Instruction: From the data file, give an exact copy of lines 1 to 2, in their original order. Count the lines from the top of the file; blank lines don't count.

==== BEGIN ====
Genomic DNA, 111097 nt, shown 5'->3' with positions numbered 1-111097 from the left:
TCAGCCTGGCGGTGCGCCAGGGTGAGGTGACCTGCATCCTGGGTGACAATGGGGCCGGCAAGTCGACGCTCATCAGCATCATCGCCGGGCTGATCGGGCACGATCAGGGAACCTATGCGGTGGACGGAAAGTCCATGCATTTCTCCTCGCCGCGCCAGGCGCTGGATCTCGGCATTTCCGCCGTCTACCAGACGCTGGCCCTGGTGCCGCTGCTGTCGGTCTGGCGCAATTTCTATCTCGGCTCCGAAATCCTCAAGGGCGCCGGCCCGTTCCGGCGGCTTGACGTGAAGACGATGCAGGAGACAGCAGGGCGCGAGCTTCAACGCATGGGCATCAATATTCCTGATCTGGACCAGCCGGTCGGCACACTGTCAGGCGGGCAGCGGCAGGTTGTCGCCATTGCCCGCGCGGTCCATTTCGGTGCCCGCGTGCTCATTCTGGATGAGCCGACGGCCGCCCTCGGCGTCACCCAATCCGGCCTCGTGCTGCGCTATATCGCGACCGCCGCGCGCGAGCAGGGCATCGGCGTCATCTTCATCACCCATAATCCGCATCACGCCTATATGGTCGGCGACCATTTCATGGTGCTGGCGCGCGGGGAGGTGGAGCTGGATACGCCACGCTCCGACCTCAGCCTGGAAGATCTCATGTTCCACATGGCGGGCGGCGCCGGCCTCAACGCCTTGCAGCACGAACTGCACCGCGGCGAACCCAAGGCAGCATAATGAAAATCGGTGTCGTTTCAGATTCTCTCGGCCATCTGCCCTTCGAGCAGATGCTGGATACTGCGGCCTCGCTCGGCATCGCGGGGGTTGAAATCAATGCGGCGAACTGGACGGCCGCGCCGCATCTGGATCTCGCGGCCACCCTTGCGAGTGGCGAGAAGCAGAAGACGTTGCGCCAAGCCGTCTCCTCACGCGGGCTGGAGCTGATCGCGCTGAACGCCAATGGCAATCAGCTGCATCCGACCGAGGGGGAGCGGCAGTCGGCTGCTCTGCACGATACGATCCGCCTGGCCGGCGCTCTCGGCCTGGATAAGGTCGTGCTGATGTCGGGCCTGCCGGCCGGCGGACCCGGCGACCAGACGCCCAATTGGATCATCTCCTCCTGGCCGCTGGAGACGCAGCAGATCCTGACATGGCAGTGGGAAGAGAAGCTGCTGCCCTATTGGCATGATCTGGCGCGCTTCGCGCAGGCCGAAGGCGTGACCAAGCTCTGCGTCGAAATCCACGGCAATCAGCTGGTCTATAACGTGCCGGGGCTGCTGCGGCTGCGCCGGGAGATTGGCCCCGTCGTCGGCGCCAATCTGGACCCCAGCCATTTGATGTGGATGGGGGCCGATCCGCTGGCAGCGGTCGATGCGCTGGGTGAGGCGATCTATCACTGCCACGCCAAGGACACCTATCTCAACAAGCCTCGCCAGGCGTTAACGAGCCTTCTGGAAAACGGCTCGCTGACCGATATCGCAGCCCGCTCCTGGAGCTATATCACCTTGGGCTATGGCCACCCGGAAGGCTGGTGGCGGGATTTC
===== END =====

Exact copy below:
Genomic DNA, 111097 nt, shown 5'->3' with positions numbered 1-111097 from the left:
TCAGCCTGGCGGTGCGCCAGGGTGAGGTGACCTGCATCCTGGGTGACAATGGGGCCGGCAAGTCGACGCTCATCAGCATCATCGCCGGGCTGATCGGGCACGATCAGGGAACCTATGCGGTGGACGGAAAGTCCATGCATTTCTCCTCGCCGCGCCAGGCGCTGGATCTCGGCATTTCCGCCGTCTACCAGACGCTGGCCCTGGTGCCGCTGCTGTCGGTCTGGCGCAATTTCTATCTCGGCTCCGAAATCCTCAAGGGCGCCGGCCCGTTCCGGCGGCTTGACGTGAAGACGATGCAGGAGACAGCAGGGCGCGAGCTTCAACGCATGGGCATCAATATTCCTGATCTGGACCAGCCGGTCGGCACACTGTCAGGCGGGCAGCGGCAGGTTGTCGCCATTGCCCGCGCGGTCCATTTCGGTGCCCGCGTGCTCATTCTGGATGAGCCGACGGCCGCCCTCGGCGTCACCCAATCCGGCCTCGTGCTGCGCTATATCGCGACCGCCGCGCGCGAGCAGGGCATCGGCGTCATCTTCATCACCCATAATCCGCATCACGCCTATATGGTCGGCGACCATTTCATGGTGCTGGCGCGCGGGGAGGTGGAGCTGGATACGCCACGCTCCGACCTCAGCCTGGAAGATCTCATGTTCCACATGGCGGGCGGCGCCGGCCTCAACGCCTTGCAGCACGAACTGCACCGCGGCGAACCCAAGGCAGCATAATGAAAATCGGTGTCGTTTCAGATTCTCTCGGCCATCTGCCCTTCGAGCAGATGCTGGATACTGCGGCCTCGCTCGGCATCGCGGGGGTTGAAATCAATGCGGCGAACTGGACGGCCGCGCCGCATCTGGATCTCGCGGCCACCCTTGCGAGTGGCGAGAAGCAGAAGACGTTGCGCCAAGCCGTCTCCTCACGCGGGCTGGAGCTGATCGCGCTGAACGCCAATGGCAATCAGCTGCATCCGACCGAGGGGGAGCGGCAGTCGGCTGCTCTGCACGATACGATCCGCCTGGCCGGCGCTCTCGGCCTGGATAAGGTCGTGCTGATGTCGGGCCTGCCGGCCGGCGGACCCGGCGACCAGACGCCCAATTGGATCATCTCCTCCTGGCCGCTGGAGACGCAGCAGATCCTGACATGGCAGTGGGAAGAGAAGCTGCTGCCCTATTGGCATGATCTGGCGCGCTTCGCGCAGGCCGAAGGCGTGACCAAGCTCTGCGTCGAAATCCACGGCAATCAGCTGGTCTATAACGTGCCGGGGCTGCTGCGGCTGCGCCGGGAGATTGGCCCCGTCGTCGGCGCCAATCTGGACCCCAGCCATTTGATGTGGATGGGGGCCGATCCGCTGGCAGCGGTCGATGCGCTGGGTGAGGCGATCTATCACTGCCACGCCAAGGACACCTATCTCAACAAGCCTCGCCAGGCGTTAACGAGCCTTCTGGAAAACGGCTCGCTGACCGATATCGCAGCCCGCTCCTGGAGCTATATCACCTTGGGCTATGGCCACCCGGAAGGCTGGTGGCGGGATTTC